Who are Indigenous Peoples?
Approximately 370 million indigenous people live in 90 countries around the world. While indigenous peoples exist in every region, 70% of them live in Asia. Some prominent examples of indigenous peoples are the Inuit of the Arctic, Native Americans, the Maasai in East Africa or the tribal people in the Philippines.
A universal definition of indigenous peoples does not exist, but there are several characteristics that can help to identify them:
1) They often live in small populations.
2) In many cases, they have their own languages — 4000 languages are spoken today by indigenous peoples.
3) They practice characteristic cultural traditions.
4) They have (or had) own land or territory, which is valuable to them in many ways.
5) They self-identify as indigenous.
Why are Indigenous People important in the context of responsible business?
Many of the world’s resources grow on indigenous peoples’ territory. Indigenous people have often not taken advantage of the national socio-economic development and their rights are in various cases not sufficiently safeguarded through the law.
All these factors make indigenous people more affected by the economic and social impacts of business operations. Business areas that are of specific importance in relation to the lives of indigenous people are tourism, mining, oil, gas and the production of agro-commodities.
Prominent issues include a lack of participation and involvement in the planning of business operations, inadequate consultation related to business projects and the lack of legal recognition of land ownership.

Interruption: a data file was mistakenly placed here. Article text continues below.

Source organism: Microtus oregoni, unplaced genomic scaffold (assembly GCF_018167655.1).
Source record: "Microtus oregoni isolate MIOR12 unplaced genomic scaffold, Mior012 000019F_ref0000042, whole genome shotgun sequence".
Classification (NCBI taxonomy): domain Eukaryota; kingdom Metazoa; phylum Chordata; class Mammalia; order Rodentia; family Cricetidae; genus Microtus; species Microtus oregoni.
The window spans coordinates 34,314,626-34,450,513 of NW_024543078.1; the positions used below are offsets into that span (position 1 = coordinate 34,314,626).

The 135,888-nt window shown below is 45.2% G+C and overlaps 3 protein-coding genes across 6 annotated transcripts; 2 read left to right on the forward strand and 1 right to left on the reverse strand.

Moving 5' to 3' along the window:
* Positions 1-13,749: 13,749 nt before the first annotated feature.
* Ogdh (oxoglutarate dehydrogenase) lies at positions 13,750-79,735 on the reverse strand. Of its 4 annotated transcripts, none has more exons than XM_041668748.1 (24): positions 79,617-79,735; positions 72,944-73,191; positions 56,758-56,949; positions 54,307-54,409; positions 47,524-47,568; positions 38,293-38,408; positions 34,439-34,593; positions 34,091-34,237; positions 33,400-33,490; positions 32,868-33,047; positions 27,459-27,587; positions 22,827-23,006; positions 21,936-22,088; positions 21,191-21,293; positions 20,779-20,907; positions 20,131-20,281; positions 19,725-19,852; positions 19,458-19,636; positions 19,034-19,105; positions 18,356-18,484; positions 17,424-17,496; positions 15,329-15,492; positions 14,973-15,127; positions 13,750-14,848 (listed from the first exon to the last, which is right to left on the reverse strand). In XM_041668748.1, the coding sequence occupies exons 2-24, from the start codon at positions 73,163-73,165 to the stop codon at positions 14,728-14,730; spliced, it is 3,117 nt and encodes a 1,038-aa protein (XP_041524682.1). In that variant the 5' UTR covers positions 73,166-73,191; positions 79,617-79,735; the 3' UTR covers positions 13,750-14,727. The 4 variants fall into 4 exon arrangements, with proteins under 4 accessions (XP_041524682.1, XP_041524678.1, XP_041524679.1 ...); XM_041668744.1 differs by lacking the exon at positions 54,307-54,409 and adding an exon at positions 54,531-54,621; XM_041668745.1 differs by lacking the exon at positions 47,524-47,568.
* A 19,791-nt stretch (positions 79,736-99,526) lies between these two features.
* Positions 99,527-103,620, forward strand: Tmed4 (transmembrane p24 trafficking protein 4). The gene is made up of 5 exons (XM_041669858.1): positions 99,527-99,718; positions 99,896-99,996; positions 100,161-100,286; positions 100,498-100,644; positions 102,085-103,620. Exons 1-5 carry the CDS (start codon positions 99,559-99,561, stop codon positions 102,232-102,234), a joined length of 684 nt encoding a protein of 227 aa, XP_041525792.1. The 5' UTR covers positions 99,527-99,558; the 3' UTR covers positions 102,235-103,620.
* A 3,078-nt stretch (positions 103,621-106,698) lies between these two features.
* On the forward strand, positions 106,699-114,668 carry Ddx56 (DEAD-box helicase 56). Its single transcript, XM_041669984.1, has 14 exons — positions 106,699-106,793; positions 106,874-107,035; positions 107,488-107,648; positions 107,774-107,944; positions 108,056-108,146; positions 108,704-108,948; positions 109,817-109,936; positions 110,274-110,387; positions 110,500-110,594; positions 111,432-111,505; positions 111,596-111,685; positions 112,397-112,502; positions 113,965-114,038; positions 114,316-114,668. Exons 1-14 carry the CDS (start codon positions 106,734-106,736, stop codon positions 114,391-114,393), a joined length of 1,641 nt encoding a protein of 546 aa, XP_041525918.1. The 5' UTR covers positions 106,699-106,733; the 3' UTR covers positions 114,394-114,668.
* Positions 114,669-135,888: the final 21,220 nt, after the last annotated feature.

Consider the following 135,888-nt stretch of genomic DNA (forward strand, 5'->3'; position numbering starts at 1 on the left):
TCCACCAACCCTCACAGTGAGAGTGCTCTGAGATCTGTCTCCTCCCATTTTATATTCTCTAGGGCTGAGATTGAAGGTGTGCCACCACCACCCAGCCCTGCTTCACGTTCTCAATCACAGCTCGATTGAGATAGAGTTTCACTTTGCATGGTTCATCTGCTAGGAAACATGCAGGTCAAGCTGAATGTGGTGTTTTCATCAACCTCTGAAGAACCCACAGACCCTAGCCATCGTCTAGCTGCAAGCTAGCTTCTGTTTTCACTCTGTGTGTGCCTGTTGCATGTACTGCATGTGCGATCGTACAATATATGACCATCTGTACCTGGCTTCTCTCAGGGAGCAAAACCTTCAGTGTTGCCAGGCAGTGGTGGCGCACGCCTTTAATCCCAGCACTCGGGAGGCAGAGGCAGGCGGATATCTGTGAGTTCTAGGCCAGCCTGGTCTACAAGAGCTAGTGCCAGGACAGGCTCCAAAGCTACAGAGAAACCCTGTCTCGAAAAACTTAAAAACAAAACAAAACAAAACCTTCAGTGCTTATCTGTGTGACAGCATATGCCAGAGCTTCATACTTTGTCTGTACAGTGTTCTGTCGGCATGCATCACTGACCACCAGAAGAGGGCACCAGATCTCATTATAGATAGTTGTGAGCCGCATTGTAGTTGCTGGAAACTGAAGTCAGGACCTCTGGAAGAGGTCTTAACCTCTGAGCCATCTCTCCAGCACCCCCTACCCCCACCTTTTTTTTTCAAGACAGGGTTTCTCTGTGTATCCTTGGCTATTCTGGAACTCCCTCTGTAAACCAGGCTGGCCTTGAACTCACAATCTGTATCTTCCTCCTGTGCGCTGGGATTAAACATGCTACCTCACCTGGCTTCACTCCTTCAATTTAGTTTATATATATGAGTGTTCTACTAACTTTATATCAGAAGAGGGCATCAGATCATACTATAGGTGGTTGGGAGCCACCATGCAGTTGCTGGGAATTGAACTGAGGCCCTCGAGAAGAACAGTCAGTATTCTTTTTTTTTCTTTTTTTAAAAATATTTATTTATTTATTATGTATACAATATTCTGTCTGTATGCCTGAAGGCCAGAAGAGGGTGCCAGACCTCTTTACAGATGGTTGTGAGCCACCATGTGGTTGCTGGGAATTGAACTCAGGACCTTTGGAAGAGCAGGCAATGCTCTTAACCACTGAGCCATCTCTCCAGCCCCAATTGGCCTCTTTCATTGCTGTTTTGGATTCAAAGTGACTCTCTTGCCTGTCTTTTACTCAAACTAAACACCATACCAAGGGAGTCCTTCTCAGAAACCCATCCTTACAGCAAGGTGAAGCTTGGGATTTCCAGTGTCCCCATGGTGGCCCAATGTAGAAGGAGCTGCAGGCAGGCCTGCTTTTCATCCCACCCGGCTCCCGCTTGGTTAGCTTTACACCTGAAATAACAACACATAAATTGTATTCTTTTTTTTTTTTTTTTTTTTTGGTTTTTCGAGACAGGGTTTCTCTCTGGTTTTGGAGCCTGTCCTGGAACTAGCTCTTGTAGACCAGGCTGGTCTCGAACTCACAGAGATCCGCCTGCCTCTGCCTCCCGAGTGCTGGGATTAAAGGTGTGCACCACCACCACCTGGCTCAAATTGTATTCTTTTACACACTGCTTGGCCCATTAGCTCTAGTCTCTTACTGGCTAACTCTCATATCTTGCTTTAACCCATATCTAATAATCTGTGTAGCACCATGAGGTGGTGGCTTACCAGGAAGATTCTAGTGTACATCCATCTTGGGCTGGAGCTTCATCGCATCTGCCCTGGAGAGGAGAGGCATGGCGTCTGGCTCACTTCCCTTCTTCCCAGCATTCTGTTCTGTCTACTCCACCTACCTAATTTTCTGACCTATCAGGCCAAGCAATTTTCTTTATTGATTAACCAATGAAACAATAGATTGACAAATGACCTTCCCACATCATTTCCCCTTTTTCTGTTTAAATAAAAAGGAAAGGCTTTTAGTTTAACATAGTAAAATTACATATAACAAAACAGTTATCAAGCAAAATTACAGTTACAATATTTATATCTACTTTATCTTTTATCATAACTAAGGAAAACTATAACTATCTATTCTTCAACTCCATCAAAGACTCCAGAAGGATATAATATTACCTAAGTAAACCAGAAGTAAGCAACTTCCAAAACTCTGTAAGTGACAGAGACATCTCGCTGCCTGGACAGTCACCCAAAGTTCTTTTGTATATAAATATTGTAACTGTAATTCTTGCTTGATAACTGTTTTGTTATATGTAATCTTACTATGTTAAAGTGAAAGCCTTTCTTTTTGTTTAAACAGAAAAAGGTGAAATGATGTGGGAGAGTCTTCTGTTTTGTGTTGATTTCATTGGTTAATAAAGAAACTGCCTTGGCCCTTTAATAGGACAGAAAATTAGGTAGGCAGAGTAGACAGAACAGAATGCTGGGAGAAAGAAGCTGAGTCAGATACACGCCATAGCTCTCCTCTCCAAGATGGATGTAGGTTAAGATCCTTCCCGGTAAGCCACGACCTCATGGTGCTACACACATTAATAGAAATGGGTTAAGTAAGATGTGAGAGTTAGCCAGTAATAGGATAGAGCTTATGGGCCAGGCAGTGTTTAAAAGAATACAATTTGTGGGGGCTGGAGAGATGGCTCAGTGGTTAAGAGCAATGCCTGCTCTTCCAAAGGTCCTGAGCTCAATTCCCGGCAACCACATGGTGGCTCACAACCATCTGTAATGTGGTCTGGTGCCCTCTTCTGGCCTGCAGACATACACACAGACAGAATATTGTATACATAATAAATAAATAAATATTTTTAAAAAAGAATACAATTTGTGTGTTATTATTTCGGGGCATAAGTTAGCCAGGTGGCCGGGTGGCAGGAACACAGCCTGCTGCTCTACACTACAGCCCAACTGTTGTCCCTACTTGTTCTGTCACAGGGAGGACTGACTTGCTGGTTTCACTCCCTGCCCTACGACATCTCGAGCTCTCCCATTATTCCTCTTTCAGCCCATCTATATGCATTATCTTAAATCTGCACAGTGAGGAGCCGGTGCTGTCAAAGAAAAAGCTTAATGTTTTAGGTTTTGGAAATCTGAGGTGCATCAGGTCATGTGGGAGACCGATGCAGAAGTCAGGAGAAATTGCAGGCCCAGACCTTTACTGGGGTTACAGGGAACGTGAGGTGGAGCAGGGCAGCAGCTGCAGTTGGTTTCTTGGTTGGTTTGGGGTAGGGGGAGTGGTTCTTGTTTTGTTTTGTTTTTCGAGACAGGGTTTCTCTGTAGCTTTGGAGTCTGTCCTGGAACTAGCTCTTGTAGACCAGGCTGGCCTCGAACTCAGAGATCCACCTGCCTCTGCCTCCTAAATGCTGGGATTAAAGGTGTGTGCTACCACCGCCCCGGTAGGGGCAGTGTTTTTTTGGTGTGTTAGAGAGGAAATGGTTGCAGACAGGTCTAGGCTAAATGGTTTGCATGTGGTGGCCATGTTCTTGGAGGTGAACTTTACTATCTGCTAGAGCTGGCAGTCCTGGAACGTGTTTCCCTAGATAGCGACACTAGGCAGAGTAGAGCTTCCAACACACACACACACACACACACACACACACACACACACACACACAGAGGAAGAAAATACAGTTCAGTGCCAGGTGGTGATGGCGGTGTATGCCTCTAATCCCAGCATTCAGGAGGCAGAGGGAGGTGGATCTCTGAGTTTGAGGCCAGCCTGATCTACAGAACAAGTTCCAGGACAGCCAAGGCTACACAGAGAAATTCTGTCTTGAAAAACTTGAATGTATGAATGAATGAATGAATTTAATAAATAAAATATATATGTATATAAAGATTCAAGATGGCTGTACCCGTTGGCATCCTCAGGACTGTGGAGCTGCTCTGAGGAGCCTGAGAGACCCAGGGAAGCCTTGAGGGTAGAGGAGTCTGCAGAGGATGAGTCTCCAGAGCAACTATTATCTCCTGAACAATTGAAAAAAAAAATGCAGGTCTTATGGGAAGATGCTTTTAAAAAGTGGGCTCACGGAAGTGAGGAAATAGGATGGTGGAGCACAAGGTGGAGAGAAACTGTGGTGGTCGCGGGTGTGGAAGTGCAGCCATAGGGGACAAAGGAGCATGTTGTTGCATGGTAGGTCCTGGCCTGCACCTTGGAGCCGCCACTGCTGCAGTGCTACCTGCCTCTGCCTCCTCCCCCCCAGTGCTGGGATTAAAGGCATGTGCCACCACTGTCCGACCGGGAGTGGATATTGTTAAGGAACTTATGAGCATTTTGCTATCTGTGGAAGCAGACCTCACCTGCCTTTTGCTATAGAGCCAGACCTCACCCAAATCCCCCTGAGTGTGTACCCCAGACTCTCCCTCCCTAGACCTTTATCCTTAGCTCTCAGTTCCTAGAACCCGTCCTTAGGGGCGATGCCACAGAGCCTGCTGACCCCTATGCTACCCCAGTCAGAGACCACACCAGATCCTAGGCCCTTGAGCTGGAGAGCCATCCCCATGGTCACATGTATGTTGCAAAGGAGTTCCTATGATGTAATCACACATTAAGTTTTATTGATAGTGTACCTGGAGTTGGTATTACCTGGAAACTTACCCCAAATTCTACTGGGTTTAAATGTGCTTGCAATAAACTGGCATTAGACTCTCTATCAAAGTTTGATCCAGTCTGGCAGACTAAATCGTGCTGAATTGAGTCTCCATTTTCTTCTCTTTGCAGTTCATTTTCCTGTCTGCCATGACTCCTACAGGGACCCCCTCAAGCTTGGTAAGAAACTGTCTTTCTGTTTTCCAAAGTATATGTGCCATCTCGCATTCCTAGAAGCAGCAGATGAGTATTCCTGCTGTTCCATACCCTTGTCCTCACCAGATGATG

In order to protect indigenous people and minimize the legal, operational, financial and reputational risk of the business, it is important to ensure that indigenous people’s rights are respected.
How can businesses ensure that the rights of indigenous people are respected?
Primarily, a brand should implement a formal policy or a human rights policy which specifically points to the fact that the brand is committed towards protecting indigenous people’s rights.
Before engaging in operations in a country, a brand should also conduct due diligence, which means among others assessing how indigenous peoples could be impacted by the company’s activities. These findings should be integrated into the business activities as well as tracked and reported on.
A next step is the consultation and engagement of indigenous people before the actual start of the business operations. Ultimately, the FPIC standard should be respected, which stands for:
Free Free from coercion
Prior Before activities of the company take place
Informed Community is aware of all the benefits and consequences of the business activities
Consent Community gives the permission for the business operations to take place
The brand should additionally set up an effective grievance mechanism, which should be communicated to the local communities. It is of great importance to offer remediation for any negative consequences that indigenous people may have suffered.
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